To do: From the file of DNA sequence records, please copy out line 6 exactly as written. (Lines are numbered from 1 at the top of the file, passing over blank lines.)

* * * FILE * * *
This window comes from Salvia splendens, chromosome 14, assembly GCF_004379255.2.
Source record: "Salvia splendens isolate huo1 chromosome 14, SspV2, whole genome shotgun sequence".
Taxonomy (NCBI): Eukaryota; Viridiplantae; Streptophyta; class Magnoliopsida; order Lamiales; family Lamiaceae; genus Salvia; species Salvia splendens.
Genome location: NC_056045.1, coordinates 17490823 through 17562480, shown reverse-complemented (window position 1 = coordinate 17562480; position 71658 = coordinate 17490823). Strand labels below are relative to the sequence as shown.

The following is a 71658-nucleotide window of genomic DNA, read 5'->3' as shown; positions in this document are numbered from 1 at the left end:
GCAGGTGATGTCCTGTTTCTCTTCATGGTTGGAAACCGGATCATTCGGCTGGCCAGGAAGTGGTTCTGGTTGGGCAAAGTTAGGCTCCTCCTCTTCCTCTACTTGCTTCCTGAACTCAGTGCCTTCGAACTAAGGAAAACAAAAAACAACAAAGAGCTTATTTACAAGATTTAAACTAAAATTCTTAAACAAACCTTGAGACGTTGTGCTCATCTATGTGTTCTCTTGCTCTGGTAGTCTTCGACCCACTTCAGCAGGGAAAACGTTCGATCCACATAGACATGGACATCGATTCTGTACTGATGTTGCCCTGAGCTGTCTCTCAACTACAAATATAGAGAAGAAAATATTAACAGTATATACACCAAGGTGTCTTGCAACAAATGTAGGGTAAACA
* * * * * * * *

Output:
GCAGGTGATGTCCTGTTTCTCTTCATGGTTGGAAACCGGATCATTCGGCTGGCCAGGAAGTGGTTCTGGTTGGGCAAAGTTAGGCTCCTCCTCTTCCTCTACTTGCTTCCTGAACTCAGTGCCTTCGAACTAAGGAAAACAAAAAACAACAAAGAGCTTATTTACAAGATTTAAACTAAAATTCTTAAACAAACCTTGAGACGTTGTGCTCATCTATGTGTTCTCTTGCTCTGGTAGTCTTCGACCCACTTCAGCAGGGAAAACGTTCGATCCACATAGACATGGACATCGATTCTGTACTGATGTTGCCCTGAGCTGTCTCTCAACTACAAATATAGAGAAGAAAATATTAACAGTATATACACCAAGGTGTCTTGCAACAAATGTAGGGTAAACA